She continues:

It’s especially bad news when we do this on the level of personal narrative. Which is where we get back to me, to the person I’ve agreed to be while I take part in this conversation. Because, at this point, I have to acknowledge that the extent to which I deplore this way of engaging has to be measured against the extent to which I’ve participated in it. Or contributed to it. Or caused it. Every time I yell at some pathetic anonymous commenter and people cheer, every time I get all righteously outraged without talking about what I’ve done that is the same or worse as what the person I’m outraged about has done, every time I play the toreador and gore a bull for your entertainment, I shudder a little. Because I’m helping it happen: Aiding in the creation of a discussion where we reward outrage and scorn and hatred and Othering of the ideologically impure, the bad feminists and unfeminists and anti-feminists, all the while pretending to a purity that none of us, living in this our inherently compromising and mindfucking world, actually possesses. I’m glorifying myself; I’m letting you glorify me; I’m giving you a false impression of how things actually work, letting you believe that the world consists of Good People and Bad People. I’m telling you that I am Good, and that you are Good to the extent you agree with me, and that people — other people, people on the outside of this discussion, not us, certainly — are Bad if they disagree with us. I mean: This is basically how every terrible thing in the history of humanity has started, the decision that there’s an Us and a Them and the former is good and the latter is bad. Doing it in the name of lofty principles doesn’t mean you’re not doing it; it just means that when the problems — the self-falsification, the repression, the insistence on ideological purity rather than self-examination or originality or thought — creep up on you, you’re less likely to notice them and more likely to rationalize them. Because your aims really and truly are good.

This is the cult-of-personality problem, in which the mission gets conflated with the missionary. This is why “rigorous self-criticism” exists as a Marxist cliche; it’s an effort to recalibrate the goals with the means of pursuing them, trying to assure that bourgeois individualism and selfishness hasn’t intruded. But how does one prevent this conflation when it seems a primary ideological tactic employed within our culture to neutralize and invalidate critique? Criticism is blunted at the ad hominem level, by claiming the critic is a hypocrite or by pointing to how much glory the critic seeks for herself. (Adorno, somewhere, gets at this point.) It’s easy to rub a writer’s nose in their ego and prompt their self-flagellation. People makes mistakes, they change their minds, they get lazy, they rely in received arguments, they go too fast, and often there seems like there is a good reason, or maybe there isn’t a good reason. But none of these should be sufficient to silence critique or invalidate it when taken as a whole, as a praxis, as a good-faith hermeneutic. None of that is a reason to react by embracing relativism either.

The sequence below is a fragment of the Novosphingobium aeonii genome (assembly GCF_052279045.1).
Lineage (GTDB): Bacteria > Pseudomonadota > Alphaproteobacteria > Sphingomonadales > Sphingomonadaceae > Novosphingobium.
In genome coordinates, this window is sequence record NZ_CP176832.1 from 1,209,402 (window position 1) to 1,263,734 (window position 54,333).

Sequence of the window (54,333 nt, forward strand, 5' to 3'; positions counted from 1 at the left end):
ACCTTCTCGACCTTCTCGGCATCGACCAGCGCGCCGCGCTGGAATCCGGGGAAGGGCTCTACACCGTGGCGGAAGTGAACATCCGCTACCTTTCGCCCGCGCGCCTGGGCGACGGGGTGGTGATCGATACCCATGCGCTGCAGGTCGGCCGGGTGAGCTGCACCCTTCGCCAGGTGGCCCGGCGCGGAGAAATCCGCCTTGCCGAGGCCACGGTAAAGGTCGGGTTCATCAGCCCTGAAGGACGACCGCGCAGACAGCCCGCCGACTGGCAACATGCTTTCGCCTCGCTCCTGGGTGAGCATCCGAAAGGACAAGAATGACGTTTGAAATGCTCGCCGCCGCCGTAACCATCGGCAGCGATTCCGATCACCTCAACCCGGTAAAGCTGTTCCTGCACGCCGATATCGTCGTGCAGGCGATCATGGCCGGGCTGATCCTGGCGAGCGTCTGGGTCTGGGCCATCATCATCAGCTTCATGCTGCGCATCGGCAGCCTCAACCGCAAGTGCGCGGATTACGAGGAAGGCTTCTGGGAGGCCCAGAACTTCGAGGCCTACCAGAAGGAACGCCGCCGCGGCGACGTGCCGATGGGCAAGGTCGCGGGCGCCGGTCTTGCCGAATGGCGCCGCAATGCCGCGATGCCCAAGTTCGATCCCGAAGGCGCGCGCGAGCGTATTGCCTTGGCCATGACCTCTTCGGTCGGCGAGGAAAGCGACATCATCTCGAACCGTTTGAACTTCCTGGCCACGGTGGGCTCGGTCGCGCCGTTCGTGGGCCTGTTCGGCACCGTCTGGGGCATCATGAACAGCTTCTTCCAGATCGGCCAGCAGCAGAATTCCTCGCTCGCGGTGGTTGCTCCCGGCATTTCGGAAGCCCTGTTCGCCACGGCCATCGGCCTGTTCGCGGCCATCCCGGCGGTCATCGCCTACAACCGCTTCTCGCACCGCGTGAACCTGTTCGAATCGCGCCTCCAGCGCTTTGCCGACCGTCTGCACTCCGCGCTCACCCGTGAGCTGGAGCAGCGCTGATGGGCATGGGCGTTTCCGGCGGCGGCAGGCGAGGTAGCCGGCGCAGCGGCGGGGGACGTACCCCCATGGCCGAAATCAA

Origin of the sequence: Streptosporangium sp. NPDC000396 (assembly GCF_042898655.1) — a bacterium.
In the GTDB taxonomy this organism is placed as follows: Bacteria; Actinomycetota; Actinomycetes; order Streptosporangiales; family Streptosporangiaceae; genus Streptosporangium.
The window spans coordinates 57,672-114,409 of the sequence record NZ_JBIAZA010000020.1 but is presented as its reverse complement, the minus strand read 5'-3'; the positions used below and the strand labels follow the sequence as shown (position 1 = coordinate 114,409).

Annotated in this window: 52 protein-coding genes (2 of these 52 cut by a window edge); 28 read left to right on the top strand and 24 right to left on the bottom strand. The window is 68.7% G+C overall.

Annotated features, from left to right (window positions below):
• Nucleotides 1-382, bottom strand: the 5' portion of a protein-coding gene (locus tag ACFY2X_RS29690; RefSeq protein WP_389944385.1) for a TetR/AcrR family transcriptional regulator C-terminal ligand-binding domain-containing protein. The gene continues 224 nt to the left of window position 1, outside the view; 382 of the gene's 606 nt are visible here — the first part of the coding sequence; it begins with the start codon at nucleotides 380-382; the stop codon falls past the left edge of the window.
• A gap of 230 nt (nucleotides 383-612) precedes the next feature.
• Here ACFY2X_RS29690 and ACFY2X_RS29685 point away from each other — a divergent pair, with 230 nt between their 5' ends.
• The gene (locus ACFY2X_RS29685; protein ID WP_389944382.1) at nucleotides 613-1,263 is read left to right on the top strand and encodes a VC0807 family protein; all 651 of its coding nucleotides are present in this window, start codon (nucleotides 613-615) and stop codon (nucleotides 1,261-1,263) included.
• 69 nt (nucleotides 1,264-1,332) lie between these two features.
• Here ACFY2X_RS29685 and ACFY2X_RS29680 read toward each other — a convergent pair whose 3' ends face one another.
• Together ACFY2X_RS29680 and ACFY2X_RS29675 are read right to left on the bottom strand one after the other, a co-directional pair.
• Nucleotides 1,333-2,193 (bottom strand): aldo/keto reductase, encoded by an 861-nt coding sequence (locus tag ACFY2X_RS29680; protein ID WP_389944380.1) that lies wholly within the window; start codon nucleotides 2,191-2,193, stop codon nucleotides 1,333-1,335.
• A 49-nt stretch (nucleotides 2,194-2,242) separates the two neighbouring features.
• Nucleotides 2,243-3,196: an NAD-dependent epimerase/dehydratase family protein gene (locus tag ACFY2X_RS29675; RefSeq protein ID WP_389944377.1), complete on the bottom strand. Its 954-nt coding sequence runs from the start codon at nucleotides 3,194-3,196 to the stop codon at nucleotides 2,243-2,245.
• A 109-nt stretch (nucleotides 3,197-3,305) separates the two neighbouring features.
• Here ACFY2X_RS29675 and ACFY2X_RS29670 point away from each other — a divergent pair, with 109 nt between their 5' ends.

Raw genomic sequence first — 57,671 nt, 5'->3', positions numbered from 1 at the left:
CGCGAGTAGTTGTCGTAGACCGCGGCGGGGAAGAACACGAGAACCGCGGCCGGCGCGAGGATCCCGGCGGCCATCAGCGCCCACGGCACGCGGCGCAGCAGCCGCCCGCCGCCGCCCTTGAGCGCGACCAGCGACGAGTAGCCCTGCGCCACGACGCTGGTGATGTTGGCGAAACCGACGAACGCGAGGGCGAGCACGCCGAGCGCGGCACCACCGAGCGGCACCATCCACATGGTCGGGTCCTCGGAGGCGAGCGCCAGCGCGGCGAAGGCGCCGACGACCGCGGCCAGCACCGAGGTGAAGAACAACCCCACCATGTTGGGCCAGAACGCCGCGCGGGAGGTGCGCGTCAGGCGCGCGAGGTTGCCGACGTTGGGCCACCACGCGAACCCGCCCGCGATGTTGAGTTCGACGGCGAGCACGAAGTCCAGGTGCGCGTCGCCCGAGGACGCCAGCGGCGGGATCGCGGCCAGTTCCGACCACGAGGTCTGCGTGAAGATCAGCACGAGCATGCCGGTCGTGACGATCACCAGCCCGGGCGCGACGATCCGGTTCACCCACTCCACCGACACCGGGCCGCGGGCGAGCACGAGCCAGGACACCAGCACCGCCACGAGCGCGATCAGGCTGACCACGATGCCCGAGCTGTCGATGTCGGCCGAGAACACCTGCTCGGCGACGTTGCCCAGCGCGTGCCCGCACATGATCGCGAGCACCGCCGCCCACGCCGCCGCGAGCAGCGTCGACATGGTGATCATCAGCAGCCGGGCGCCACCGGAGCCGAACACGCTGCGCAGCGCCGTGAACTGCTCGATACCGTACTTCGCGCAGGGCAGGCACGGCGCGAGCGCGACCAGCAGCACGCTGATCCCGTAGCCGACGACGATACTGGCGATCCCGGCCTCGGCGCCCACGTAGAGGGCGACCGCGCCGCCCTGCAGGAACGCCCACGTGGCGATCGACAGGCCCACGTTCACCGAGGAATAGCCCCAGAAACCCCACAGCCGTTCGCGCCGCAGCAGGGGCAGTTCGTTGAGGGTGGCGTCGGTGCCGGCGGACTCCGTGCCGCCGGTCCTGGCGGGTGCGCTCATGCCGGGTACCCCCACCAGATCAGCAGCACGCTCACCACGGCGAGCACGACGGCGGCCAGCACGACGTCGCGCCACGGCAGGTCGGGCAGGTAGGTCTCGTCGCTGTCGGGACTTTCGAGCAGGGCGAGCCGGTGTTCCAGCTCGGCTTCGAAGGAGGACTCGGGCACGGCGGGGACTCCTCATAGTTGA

The reflexivity imposed on us by the “conditions of modernity,” as Giddens puts it, has a tendency to render us passive and encourage us to seek answers to social problems in the purely personal. It presents a trap beyond the trap of self-righteousness: the trap of self-wrongeousness, that sees self-critique as an end
in itself.

Reflexivity of self-identity, addiction, romance

Some tidbits from Anthony Giddens’s The Transformation of Intimacy.

“what is distinctly problematic about modernity: the impossibility of evaluating emotion” — reflexive emotion always compromised.

“Addictions are a negative index of the degree to which the reflexive project of self moves to center-stage in late modernity.”

“Romance is the counterfactual thinking of the deprived.”

Giddens seems to hint that addiction is a kind of morbid reflexivity — a self-consciousness about self-fashioning that has gone awry, has been balked at. It means the sticking to self-generated compulsive routines in the absence of the lost traditional routines of life, which in the past made addiction unthinkable, not recognizable conceptually.